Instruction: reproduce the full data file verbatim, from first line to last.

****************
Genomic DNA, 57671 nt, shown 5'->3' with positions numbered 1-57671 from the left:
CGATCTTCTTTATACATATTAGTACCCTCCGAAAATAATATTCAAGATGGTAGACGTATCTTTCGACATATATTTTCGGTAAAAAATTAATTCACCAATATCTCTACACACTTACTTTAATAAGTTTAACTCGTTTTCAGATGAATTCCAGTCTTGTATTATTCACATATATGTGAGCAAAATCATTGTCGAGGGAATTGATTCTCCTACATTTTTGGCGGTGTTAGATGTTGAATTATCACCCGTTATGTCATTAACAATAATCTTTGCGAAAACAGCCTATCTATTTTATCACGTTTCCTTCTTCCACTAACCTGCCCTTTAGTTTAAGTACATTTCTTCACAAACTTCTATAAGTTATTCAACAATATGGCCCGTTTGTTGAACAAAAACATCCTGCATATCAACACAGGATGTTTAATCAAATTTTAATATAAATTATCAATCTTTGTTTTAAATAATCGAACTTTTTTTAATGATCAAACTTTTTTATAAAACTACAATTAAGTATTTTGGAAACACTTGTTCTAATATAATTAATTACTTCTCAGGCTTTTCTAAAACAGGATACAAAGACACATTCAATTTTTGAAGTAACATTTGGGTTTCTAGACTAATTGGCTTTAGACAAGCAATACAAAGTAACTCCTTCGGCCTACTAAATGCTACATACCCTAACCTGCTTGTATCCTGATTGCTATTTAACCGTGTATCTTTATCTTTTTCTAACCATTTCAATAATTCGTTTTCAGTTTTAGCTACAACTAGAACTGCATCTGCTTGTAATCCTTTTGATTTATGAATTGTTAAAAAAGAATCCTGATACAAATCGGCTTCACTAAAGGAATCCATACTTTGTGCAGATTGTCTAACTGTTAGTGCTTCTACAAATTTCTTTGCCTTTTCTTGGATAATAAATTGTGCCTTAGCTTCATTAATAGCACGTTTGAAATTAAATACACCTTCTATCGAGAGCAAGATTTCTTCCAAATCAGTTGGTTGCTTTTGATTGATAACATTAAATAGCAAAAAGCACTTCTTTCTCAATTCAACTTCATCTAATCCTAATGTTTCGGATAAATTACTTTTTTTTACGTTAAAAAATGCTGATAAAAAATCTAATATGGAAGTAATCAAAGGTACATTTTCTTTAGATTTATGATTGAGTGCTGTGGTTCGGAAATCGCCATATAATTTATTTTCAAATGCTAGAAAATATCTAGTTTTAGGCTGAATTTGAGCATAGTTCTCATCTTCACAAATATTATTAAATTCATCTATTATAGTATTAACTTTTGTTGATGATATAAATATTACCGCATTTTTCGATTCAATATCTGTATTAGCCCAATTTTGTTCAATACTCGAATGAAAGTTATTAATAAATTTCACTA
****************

Genomic DNA, 57671 nt, shown 5'->3' with positions numbered 1-57671 from the left:
CGATCTTCTTTATACATATTAGTACCCTCCGAAAATAATATTCAAGATGGTAGACGTATCTTTCGACATATATTTTCGGTAAAAAATTAATTCACCAATATCTCTACACACTTACTTTAATAAGTTTAACTCGTTTTCAGATGAATTCCAGTCTTGTATTATTCACATATATGTGAGCAAAATCATTGTCGAGGGAATTGATTCTCCTACATTTTTGGCGGTGTTAGATGTTGAATTATCACCCGTTATGTCATTAACAATAATCTTTGCGAAAACAGCCTATCTATTTTATCACGTTTCCTTCTTCCACTAACCTGCCCTTTAGTTTAAGTACATTTCTTCACAAACTTCTATAAGTTATTCAACAATATGGCCCGTTTGTTGAACAAAAACATCCTGCATATCAACACAGGATGTTTAATCAAATTTTAATATAAATTATCAATCTTTGTTTTAAATAATCGAACTTTTTTTAATGATCAAACTTTTTTATAAAACTACAATTAAGTATTTTGGAAACACTTGTTCTAATATAATTAATTACTTCTCAGGCTTTTCTAAAACAGGATACAAAGACACATTCAATTTTTGAAGTAACATTTGGGTTTCTAGACTAATTGGCTTTAGACAAGCAATACAAAGTAACTCCTTCGGCCTACTAAATGCTACATACCCTAACCTGCTTGTATCCTGATTGCTATTTAACCGTGTATCTTTATCTTTTTCTAACCATTTCAATAATTCGTTTTCAGTTTTAGCTACAACTAGAACTGCATCTGCTTGTAATCCTTTTGATTTATGAATTGTTAAAAAAGAATCCTGATACAAATCGGCTTCACTAAAGGAATCCATACTTTGTGCAGATTGTCTAACTGTTAGTGCTTCTACAAATTTCTTTGCCTTTTCTTGGATAATAAATTGTGCCTTAGCTTCATTAATAGCACGTTTGAAATTAAATACACCTTCTATCGAGAGCAAGATTTCTTCCAAATCAGTTGGTTGCTTTTGATTGATAACATTAAATAGCAAAAAGCACTTCTTTCTCAATTCAACTTCATCTAATCCTAATGTTTCGGATAAATTACTTTTTTTTACGTTAAAAAATGCTGATAAAAAATCTAATATGGAAGTAATCAAAGGTACATTTTCTTTAGATTTATGATTGAGTGCTGTGGTTCGGAAATCGCCATATAATTTATTTTCAAATGCTAGAAAATATCTAGTTTTAGGCTGAATTTGAGCATAGTTCTCATCTTCACAAATATTATTAAATTCATCTATTATAGTATTAACTTTTGTTGATGATATAAATATTACCGCATTTTTCGATTCAATATCTGTATTAGCCCAATTTTGTTCAATACTCGAATGAAAGTTATTAATAAATTTCACTA